Friday, July 21, 2006

Another Home Builder Singles Out Sacramento

Boy, this sure is getting to be familiar. The latest confessional brought to you by D.R. Horton.

"I know every time we've gone into a downturn in the home building industry, they've always been longer and deeper than we've all imagined," D.R. Horton chief executive Donald Tomnitz said. "So we're preparing for the worst, and we think this one will be longer and deeper than just the last six months..."

Tomnitz pinpointed San Diego and Sacramento in particular as having poor sales activity. He said the company was still having success in some other parts of the state.


Happy Renter said...

This is from the LAtimes. There has been a complete retraction of the "soft landing scenario" from the women that coined the term.

“Leslie Appleton-Young is at a loss for words. The chief economist of the California Assn. of Realtors has stopped using the term ’soft landing’ to describe the state’s real estate market, saying she no longer feels comfortable with that mild label.”

“‘Maybe we need something new. That’s all I’m prepared to say,’ Appleton-Young said Thursday.”

“The Realtors association last month lowered its 2006 sales prediction. That was when Appleton-Young first told the San Diego Union-Tribune that she didn’t feel comfortable any longer using ’soft landing.’ ‘I’m sorry I ever made that comment,’ she said Thursday.”

“For real estate optimists, the phrase ’soft landing’ conveyed the soothing notion that the run-up in values over the last few years would be permanent.”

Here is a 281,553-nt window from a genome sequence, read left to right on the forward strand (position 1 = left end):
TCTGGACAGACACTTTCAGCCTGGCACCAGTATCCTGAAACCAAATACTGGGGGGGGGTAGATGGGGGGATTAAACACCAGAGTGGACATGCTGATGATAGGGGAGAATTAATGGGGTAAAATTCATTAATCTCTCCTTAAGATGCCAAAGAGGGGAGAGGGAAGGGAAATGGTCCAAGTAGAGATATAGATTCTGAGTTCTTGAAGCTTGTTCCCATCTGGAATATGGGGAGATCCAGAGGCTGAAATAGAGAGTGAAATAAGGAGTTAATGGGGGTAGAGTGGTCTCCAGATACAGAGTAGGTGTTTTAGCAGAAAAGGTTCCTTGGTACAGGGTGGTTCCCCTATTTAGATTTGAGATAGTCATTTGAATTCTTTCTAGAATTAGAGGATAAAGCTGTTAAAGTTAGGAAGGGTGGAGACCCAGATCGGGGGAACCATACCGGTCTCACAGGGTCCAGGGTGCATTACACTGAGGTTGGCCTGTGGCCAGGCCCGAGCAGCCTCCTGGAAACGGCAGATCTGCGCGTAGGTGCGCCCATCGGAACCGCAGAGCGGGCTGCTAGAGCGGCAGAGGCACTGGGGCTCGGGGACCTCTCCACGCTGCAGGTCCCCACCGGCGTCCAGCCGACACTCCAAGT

Anonymous said...

"So we're preparing for the worst, and we think this one will be longer and deeper than just the last six months..."

Wow, what a visionary. What happened over the last 6 months is barely even the tip of the iceberg. Grab a life preserver, cause this ship is going down!

Agent Bubble said...

Here's the artcile...Very interesting:,1,3893046.story?ctrack=1&cset=true

Happy Renter said...

This crash is really starting to warm up.

Anonymous said...

Having moved from San Diego to Sacramento over the last month or so, its interesting to see the similarities in the two markets. We sold our home in San Diego during the summer of 2004, took the profits, and decided to rent for a few years. If you are married, the government is willing to let you have $500,000 tax free (if your meet certain criteria) and we figured there's no better deal on the planet. We didn't hit the top of the market but we weren't too far off. The price on our home had doubled over a three year period and people were literally knocking on the door making ridiculous offers. During that mania, we took one of those offers. We left our home believing we could buy it back for 35 to 40% less than we sold it for at some point in time. It looks like that time might not be too far off. No market whether its the stock market or real estate market or commodities market goes straight up for 4 or 5 years without correction. How deep the correction is or will be is directly dependent on how far out of whack pricing has become relative to value. If a $500,000 home looks like and feels like a $250,000 home, the market will find its true value. We intend to buy again, but not for another couple of years. It might be a risk and we might not be able to get back in, but we'll chance it and see what happens.

Anonymous said...


I think you pretty much explained yourself why it won't be a risk. Don't worry, you'll get back in, and at the discount price you mentioned.

Max said...

Flippers in Trouble Update

I went ahead and created a dedicated blog for the Sacramento flippers in trouble phenomena:

There was so much demand, I figured it deserved its own special place on the web.